Whether you are looking for collectible belt buckles, patches, pins or even books, the AMA eBay store has them.
Probably the most valuable of the offerings are the limited-edition belt buckles, including the ones created to commemorate the Harley-Davidson 2003 Centennial, the AMA Great Destinations Daytona 200 Centennial, the AMA Great Destinations Bonneville Salt Flats and the AMA Great Destinations Loretta Lynn Ranch.
The Loretta Lynn Ranch belt buckle, which is new and in its original felt box, is priced at $40. For several years the Loretta Lynn Ranch in Hurricane Mills, Tenn., has been the center of the amateur motocross world every August. This AMA Great Destinations Commemorative buckle was produced in 2005.
The AMA Great Destinations Loretta Lynn Ranch commemorative pin, which is also new in its original felt box, is $6. That pin was produced in 2005.
Harley-Davidson fans will want to check out the Harley-Davidson Centennial buckle, key fob and pin set for $135.
And if you’ve ridden Route 66, or want to, the AMA Route 66 Commemorative pin at $15 would look great on your riding jacket or vest.
Also available, for $10, is a Vintage American Motorcycle Heritage Museum Foundation belt buckle that was made to commemorate the dedication of the Motorcycle Heritage Museum on Aug. 16, 1990, in Westerville Ohio.
The museum is now on the grounds of the AMA headquarters in Pickerington, Ohio, so this buckle is truly a rare piece and won’t be remade.
The AMA began issuing commemorative pins and belt buckles in 1984 as a way for the AMA to honor notable anniversaries, landmarks and important places and events. But the practice actually has a long history with the AMA, going back to the 1920s.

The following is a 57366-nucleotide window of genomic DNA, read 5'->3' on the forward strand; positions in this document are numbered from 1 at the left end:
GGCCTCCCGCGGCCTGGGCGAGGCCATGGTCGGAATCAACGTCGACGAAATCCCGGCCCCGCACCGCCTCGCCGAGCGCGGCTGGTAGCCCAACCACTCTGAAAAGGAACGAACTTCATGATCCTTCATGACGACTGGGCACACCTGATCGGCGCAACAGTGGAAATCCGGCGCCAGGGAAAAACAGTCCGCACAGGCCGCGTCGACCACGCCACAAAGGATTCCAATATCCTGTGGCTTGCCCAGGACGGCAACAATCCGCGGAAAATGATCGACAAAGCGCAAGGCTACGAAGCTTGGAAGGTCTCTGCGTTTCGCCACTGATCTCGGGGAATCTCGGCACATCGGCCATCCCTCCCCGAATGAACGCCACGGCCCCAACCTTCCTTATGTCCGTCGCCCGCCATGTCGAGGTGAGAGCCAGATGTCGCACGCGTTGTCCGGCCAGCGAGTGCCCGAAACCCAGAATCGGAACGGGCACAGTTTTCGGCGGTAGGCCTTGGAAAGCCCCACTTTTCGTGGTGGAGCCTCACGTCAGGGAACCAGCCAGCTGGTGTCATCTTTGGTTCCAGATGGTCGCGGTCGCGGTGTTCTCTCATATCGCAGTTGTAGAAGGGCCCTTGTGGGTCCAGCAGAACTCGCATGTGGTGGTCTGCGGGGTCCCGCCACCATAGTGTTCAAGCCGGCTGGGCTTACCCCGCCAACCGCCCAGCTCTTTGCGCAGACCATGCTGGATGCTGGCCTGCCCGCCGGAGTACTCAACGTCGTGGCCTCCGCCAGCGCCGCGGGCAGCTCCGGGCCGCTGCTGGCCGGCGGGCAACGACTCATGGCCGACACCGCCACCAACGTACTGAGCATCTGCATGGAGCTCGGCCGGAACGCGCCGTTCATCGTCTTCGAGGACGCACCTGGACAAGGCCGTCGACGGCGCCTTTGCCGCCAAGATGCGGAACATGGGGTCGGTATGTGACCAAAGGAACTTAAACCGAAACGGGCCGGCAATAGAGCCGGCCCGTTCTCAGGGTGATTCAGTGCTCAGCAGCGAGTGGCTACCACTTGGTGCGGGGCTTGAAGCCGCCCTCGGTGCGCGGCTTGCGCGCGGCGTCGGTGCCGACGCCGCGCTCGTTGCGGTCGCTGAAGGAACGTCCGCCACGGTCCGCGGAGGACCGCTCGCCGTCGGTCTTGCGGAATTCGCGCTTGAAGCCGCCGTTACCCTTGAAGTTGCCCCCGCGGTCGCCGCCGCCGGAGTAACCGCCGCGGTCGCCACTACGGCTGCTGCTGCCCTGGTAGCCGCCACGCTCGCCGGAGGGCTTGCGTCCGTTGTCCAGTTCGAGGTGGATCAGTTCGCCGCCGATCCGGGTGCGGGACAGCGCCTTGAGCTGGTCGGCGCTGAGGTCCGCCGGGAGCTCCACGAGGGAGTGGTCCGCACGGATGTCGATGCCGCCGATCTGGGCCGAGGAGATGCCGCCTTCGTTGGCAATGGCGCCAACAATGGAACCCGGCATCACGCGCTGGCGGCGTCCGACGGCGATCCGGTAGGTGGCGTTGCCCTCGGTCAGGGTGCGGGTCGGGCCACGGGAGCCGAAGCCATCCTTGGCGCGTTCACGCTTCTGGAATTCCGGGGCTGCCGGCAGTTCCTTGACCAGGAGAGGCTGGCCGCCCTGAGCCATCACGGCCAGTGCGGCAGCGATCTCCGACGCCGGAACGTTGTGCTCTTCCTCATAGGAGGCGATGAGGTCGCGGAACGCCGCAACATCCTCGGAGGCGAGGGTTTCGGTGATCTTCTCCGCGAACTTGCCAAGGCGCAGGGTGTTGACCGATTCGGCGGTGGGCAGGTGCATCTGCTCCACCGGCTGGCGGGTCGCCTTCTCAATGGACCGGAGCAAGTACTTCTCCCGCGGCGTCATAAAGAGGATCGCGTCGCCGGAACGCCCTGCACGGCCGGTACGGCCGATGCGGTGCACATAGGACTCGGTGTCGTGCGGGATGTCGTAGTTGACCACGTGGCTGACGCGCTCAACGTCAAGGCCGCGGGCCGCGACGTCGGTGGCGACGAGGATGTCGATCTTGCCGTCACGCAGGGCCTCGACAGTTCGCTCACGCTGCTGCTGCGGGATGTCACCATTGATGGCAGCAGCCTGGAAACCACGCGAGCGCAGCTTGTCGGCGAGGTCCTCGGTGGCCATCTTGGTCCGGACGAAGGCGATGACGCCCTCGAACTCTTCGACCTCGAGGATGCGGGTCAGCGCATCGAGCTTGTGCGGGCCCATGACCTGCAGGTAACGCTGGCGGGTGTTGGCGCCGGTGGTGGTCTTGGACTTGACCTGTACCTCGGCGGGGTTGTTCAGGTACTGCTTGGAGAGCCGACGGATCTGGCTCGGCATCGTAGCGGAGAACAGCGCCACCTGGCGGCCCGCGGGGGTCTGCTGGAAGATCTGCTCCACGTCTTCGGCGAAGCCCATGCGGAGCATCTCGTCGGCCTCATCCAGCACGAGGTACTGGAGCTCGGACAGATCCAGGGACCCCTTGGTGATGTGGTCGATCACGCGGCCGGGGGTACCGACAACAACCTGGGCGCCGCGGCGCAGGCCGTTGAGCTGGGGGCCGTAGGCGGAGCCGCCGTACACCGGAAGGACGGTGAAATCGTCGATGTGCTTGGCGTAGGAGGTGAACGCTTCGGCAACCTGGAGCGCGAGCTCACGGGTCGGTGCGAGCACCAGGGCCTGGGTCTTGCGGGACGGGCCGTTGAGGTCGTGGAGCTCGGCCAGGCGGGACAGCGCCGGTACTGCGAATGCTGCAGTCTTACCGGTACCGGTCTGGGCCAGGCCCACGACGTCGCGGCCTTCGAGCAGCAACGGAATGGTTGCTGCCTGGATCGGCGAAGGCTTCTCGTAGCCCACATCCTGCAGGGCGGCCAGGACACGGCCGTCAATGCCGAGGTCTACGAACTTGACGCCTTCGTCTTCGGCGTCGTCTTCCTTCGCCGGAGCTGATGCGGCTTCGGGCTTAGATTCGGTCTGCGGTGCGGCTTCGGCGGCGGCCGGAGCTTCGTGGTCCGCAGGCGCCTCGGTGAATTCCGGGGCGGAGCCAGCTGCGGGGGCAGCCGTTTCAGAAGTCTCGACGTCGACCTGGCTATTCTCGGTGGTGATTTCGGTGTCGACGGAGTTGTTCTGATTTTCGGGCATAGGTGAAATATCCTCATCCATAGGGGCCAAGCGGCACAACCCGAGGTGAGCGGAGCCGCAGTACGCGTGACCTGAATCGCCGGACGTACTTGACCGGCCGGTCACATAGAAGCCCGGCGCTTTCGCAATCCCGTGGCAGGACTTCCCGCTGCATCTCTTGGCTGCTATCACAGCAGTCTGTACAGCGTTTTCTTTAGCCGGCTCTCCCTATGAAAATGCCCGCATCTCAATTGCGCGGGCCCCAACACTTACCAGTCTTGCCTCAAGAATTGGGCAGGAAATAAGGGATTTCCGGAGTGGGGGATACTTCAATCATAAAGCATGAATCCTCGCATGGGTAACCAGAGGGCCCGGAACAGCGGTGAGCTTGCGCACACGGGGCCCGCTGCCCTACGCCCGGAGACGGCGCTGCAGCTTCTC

During the early years of motorcycling, small gatherings of motorcyclists evolved into organized road-riding events. A “Good Fellowship Tour” held in 1913 in Milwaukee proved to be immensely popular with the riding public. Following the pattern of the Milwaukee tour, a Gypsy Tour was developed and promoted by the AMA’s precursor organizations.
Gypsy Tours were held on a single weekend throughout the country. They featured a ride to a scenic location for a picnic and various motorcycle competition events. There were often races, including hillclimbs, “Tourist Trophy” (TT) and dirt-track events, along with field meets involving such motorcycle games as slow races, stake races and plank riding.
In 1925, 212 individual Gypsy Tours were held on June 20 and 21. The Motorcycle & Bicycle Illustrated issue of March 19, 1925, states: “The Gypsy Tour idea originated eight or nine years ago, the object being to set a certain date… for an outing, where riders, dealers and everyone interested in motorcycles would tour to some convenient spot for a day’s sport and a real old-fashioned good time.”
The national organizing groups, and finally the AMA, produced souvenir items for participants in the Gypsy Tours. These items, including watch fobs, belt buckles and pins, have become prized items for collectors.
Check out the AMA eBay store at https://www.ebay.com/str/americanmotorcyclistassociation.